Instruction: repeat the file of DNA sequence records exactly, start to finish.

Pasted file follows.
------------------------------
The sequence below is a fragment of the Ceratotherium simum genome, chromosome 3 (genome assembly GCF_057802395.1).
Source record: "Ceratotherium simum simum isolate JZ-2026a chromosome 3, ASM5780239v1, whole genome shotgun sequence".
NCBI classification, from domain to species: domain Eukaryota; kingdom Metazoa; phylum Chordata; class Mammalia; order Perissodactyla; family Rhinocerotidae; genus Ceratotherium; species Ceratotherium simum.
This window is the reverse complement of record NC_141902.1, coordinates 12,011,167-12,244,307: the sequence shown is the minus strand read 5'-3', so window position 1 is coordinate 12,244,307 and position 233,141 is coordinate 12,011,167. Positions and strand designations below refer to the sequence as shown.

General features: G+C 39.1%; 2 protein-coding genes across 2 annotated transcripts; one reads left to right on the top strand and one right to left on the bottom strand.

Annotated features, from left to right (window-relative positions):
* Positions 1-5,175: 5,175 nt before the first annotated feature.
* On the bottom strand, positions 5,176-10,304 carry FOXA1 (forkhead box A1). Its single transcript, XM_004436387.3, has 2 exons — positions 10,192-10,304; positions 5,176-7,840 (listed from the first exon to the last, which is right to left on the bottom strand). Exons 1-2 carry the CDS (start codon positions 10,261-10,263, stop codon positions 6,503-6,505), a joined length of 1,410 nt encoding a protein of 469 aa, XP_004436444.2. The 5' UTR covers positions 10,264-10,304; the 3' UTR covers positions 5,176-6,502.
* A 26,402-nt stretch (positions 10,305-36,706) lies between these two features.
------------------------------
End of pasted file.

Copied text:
The sequence below is a fragment of the Ceratotherium simum genome, chromosome 3 (genome assembly GCF_057802395.1).
Source record: "Ceratotherium simum simum isolate JZ-2026a chromosome 3, ASM5780239v1, whole genome shotgun sequence".
NCBI classification, from domain to species: domain Eukaryota; kingdom Metazoa; phylum Chordata; class Mammalia; order Perissodactyla; family Rhinocerotidae; genus Ceratotherium; species Ceratotherium simum.
This window is the reverse complement of record NC_141902.1, coordinates 12,011,167-12,244,307: the sequence shown is the minus strand read 5'-3', so window position 1 is coordinate 12,244,307 and position 233,141 is coordinate 12,011,167. Positions and strand designations below refer to the sequence as shown.

General features: G+C 39.1%; 2 protein-coding genes across 2 annotated transcripts; one reads left to right on the top strand and one right to left on the bottom strand.

Annotated features, from left to right (window-relative positions):
* Positions 1-5,175: 5,175 nt before the first annotated feature.
* On the bottom strand, positions 5,176-10,304 carry FOXA1 (forkhead box A1). Its single transcript, XM_004436387.3, has 2 exons — positions 10,192-10,304; positions 5,176-7,840 (listed from the first exon to the last, which is right to left on the bottom strand). Exons 1-2 carry the CDS (start codon positions 10,261-10,263, stop codon positions 6,503-6,505), a joined length of 1,410 nt encoding a protein of 469 aa, XP_004436444.2. The 5' UTR covers positions 10,264-10,304; the 3' UTR covers positions 5,176-6,502.
* A 26,402-nt stretch (positions 10,305-36,706) lies between these two features.